This article assesses the potential of cash transfer programmes to contribute to adaptation goals in developing countries.
It argues that cash transfers are likely to contribute to adaptive capacity by (1) meeting basic needs; (2) helping the poor respond to climate‐related shocks; (3) helping vulnerable households to manage risk and consider investment innovations that increase their adaptive capacity; (4) transferring money for investment in long‐term adaptive capacity development; and (5) facilitating mobility and livelihood transitions. While the article acknowledges that cash transfers cannot address all areas of adaptation, these transfers may be a prerequisite for further adaptation to be equitable and effective. When compared with other adaptation options, cash transfers fare well as they are supported by a substantial evidence base, do not require much climate‐related information, have a demonstrated potential for scaling up and are likely to gain local acceptance.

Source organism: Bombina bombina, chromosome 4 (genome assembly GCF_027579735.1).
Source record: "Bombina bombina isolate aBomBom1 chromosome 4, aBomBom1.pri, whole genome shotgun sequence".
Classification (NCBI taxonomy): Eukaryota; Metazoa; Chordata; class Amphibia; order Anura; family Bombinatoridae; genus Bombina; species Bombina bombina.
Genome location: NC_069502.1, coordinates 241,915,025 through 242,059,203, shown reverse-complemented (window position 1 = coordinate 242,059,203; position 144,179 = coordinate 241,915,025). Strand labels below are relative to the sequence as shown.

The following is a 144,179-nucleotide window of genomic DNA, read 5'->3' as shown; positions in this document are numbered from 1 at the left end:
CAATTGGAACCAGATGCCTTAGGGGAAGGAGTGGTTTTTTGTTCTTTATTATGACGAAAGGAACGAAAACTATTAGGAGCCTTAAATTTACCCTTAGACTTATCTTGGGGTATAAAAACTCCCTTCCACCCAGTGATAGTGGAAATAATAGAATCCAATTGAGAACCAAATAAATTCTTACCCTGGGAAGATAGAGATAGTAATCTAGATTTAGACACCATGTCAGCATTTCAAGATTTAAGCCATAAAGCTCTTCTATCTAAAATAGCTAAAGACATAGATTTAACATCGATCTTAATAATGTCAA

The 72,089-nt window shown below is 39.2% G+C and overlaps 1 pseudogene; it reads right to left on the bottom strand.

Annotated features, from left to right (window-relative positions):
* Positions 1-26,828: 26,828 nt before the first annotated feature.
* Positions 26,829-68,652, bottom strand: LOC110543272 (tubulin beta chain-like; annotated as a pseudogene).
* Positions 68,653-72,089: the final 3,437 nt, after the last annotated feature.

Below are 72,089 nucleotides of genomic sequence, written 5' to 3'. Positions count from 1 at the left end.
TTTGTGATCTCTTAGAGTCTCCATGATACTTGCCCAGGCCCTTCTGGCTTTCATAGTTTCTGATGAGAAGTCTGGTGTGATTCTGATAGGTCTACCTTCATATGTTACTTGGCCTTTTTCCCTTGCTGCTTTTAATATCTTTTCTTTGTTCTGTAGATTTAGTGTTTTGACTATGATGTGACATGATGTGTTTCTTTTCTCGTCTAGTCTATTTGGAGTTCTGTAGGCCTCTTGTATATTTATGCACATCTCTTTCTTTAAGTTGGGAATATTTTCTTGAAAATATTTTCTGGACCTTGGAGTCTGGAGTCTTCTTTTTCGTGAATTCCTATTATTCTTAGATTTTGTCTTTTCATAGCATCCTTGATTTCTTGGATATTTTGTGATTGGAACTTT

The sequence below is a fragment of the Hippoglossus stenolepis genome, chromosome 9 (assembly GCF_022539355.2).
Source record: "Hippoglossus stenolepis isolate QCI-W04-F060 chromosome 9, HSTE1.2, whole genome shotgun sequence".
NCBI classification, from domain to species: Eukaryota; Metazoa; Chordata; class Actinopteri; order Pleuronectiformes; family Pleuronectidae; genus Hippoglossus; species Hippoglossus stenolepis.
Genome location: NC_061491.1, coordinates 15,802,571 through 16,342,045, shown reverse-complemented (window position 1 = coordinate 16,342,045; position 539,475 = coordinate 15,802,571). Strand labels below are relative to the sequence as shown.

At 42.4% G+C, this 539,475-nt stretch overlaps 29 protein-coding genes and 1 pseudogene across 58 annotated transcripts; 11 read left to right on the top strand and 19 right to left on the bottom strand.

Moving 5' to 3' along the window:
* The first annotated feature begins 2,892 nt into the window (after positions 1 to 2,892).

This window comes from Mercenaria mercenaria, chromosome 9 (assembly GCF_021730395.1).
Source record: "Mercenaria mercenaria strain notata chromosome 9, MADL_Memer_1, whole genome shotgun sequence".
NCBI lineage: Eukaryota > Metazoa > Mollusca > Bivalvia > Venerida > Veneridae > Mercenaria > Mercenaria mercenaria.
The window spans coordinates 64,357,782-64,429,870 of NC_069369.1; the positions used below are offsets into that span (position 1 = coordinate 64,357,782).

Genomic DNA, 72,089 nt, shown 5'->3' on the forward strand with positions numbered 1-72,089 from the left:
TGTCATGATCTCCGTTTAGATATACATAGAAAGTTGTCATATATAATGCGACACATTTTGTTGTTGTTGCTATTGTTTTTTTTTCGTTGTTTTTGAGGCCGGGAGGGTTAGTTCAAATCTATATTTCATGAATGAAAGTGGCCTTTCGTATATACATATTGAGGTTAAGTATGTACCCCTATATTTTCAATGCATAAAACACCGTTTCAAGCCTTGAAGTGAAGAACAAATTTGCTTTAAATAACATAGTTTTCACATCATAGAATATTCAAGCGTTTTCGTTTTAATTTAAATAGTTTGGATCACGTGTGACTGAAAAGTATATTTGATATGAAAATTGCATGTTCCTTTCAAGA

This article comes from the IDS Bulletin 42.6 (2011) Is there a Role for Cash Transfers in Climate Change Adaptation?